Dave Kerzner – Static (Album review)

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Two years and a half ago I hadn’t heard neither of Dave Kerzner’s name nor about his music. When I jumped onboard Cruise to the Edge on November 2015 I already knew about his at-the-time only solo record “New World” (and I even had the album) but that was pretty much it. His band was scheduled to play at The Spinnaker Lounge, and we decided to swing by and form an opinion straight from their live show. That was a day of “discovery”, which is a term I’m sure any avid music fan can relate to. They offered a great performance, with his long-time partner in crime Fernando Perdomo stealing part of the show with a unique and theatrical guitar-fest. The moment I disembarked I began digging to get wind on Dave Kerzner’s endeavors, and to my surprise I found he had been living in Miami for quite some time, where his studio is now located. Not only has he flown under my radar, he had also been my neighbor and I was completely unaware. I felt dumbfounded.

Dave’s musical resume is nothing short of impressive: a multi-instrumentalist, composer, producer ad engineer of high repute, he co-founded the award-winning progressive rock group Sound Of Contact with Simon Collins and co-wrote/co-produced their acclaimed 2013 album “Dimensionaut”; has worked with Steven Wilson on his album “Grace For Drowning”, Steve Hackett on his “Genesis Revisited 2”, Heather Findlay (Mostly Autumn) on Mantra Vega’s “Illusion’s Reckoning”, Randy McStine on Lo-Fi Resistance “Chalk Lines”, Joe Lynn Turner on “The Sessions”, Simon & Phil Collins on “The Big Bang”, Billy Sherwood and Jon Anderson of Yes, Alan Parsons and many others. Dave’s background includes playing with Kevin Gilbert’s Thud in the 90s; he performed “The Lamb Lies down on Broadway” with Giraffe at Progfest ’94 and toured with Shankar on Peter Gabriel’s 1993 WOMAD festival. Back in 1996, he founded the sound development company Sonic Reality which has provided sound design for popular keyboard manufacturers, and software instruments for some of the biggest names in music.

Fast forward to the present time, and Dave is now a friend, and a musician I have in high regard. I’ve seen his band playing numerous times: RoSfest 2016, Palmetto Baystock Music and Seafood Festival 2016, and Cruise to the Edge 2017 are one of them; I have stumbled upon him at local venues when attending musical performances of other bands, and my photographs have been featured in the booklets of his live releases. Dave’s sophomore album “Static” has just been released digitally and the physical CD version will be available mid-October. I have been listening to it for some days now (he was gracious enough to send me a copy); and I decided to write this review. Regardless of my friendship with him, I strive for this article to give you a completely unbiased opinion about “Static” so you can decide whether the album is worth your time and money or not.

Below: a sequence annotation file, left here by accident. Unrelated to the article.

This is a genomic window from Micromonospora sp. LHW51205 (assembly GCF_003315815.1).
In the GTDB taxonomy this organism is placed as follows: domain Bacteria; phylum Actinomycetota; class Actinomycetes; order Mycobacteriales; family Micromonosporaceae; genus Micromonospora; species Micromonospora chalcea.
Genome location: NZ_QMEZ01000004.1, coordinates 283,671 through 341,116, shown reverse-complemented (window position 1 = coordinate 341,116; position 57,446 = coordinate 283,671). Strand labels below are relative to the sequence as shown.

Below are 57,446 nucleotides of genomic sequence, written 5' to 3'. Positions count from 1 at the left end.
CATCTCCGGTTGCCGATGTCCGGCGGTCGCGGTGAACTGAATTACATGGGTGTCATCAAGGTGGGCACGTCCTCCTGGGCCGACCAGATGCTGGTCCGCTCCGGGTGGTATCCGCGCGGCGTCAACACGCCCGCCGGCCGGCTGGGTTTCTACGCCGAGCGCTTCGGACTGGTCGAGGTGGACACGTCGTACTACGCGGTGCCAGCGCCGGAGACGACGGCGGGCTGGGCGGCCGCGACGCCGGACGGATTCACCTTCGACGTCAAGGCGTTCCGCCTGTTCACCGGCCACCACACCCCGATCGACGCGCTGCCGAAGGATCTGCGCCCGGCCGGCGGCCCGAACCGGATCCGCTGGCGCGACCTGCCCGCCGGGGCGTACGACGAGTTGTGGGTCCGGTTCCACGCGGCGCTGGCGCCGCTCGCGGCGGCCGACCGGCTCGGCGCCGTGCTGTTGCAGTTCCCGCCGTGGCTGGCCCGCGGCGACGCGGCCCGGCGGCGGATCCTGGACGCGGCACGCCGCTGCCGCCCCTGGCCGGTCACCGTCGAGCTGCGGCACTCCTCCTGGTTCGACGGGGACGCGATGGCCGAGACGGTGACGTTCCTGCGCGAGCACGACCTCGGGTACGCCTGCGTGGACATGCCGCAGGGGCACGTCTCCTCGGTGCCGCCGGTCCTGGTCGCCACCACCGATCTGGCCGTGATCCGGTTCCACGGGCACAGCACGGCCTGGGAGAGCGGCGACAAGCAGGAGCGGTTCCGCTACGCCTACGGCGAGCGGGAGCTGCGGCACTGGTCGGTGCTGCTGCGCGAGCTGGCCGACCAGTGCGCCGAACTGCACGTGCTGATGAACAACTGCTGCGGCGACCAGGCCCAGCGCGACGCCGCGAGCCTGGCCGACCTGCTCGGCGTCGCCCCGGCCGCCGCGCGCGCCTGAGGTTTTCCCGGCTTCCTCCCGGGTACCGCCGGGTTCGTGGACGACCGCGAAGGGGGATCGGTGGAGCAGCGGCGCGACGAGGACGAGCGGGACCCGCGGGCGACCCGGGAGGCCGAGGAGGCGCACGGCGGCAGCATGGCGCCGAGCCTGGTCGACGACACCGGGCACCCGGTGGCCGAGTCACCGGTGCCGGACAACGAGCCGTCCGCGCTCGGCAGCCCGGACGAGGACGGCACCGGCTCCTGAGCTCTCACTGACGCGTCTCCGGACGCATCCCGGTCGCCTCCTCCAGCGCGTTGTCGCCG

“Static” Album Cover

“Static” has been defined by Dave himself as “A progressive rock concept album and a rock opera about the distractions, chaos and clutter in everyday life and about navigating past this static interference in our heads toward clarity and happiness”. The album features Dave on vocals, keyboards and guitars and he is joined by top musicians, many of which have collaborated with Dave for the “New World” and “New World Live” albums. This includes the omnipresent Fernando Perdomo on guitars, bass and some drums, Randy McStine on guitars and FX, Derek Cintron on drums, and Durga and Lorelei McBroom on backing vocals. The list of guest musicians is otherworldly: Steve Hackett, Alex Cromarty (Mostly Autumn), Stuart Fletcher (Sea Horses), Colin Edwin (Porcupine Tree), Nick D’Virgilio (The Fringe, Spock’s Beard, Big Big Train), Matt Dorsey (Sound of Contact), Ruti Celli, even Nick Mason (Pink Floyd) appears via some drums tracks recorded by Alan Parsons for Dave’s company Sonic Reality. 

The first words that come to mind when trying to define “Static” are eclectic and monumental. “Static” doesn’t simply follow its predecessor “New World”, neither thematically nor musically speaking, it simply goes in a much darker and intense direction, one I could even label as sometimes aggressive. It is a concept album, with a common theme of exploration of various social and psychological states of being, and many flavors of rock are mixed in dramatic twists and turns: you are taken from dark moods to uplifting atmospheric pieces, from rich nostalgic sounds to modern alternative rock edges, from ominous and melancholic passages to poppy prog tunes.

The album kicks off with a short instrumental aptly titled “Prelude” which after mere 39 seconds gives way to the energetic “Hypocrites”, a groovy and pulsating song dominated by a gritty guitar riff, one that grabs the jugular right from the first note. The tune evolves exponentially from there, with Dave Gilmour-laden vocals wrapping the mood-altering everchanging melodies. The exquisite keyboards increase the percolating atmosphere, paired with Cintron’s pleasing and time-defiant drumming, and elevated by the additional vocals layers of McStine and Dorsey. The bombastic vortex builds into a cinematic kaleidoscope of sounds and effects that reach the final over an exquisite and high-flying solo, to later descend into a keys and drum driven slow finale.